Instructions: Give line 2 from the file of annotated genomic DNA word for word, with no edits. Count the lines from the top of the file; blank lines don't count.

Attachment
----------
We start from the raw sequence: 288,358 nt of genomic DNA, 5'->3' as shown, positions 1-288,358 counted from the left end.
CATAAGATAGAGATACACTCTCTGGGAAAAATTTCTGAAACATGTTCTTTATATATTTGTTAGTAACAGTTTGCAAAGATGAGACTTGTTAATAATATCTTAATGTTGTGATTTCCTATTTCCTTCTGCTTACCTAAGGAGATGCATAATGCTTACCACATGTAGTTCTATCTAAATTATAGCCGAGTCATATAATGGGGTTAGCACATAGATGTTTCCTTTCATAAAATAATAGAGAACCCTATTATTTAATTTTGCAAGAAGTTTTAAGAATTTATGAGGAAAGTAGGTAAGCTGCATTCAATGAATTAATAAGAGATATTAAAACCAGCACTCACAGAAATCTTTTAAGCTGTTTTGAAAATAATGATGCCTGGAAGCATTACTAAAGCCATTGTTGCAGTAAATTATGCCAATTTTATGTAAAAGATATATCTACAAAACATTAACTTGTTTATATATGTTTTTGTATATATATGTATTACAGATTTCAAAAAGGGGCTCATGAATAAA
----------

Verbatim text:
CATAAGATAGAGATACACTCTCTGGGAAAAATTTCTGAAACATGTTCTTTATATATTTGTTAGTAACAGTTTGCAAAGATGAGACTTGTTAATAATATCTTAATGTTGTGATTTCCTATTTCCTTCTGCTTACCTAAGGAGATGCATAATGCTTACCACATGTAGTTCTATCTAAATTATAGCCGAGTCATATAATGGGGTTAGCACATAGATGTTTCCTTTCATAAAATAATAGAGAACCCTATTATTTAATTTTGCAAGAAGTTTTAAGAATTTATGAGGAAAGTAGGTAAGCTGCATTCAATGAATTAATAAGAGATATTAAAACCAGCACTCACAGAAATCTTTTAAGCTGTTTTGAAAATAATGATGCCTGGAAGCATTACTAAAGCCATTGTTGCAGTAAATTATGCCAATTTTATGTAAAAGATATATCTACAAAACATTAACTTGTTTATATATGTTTTTGTATATATATGTATTACAGATTTCAAAAAGGGGCTCATGAATAAA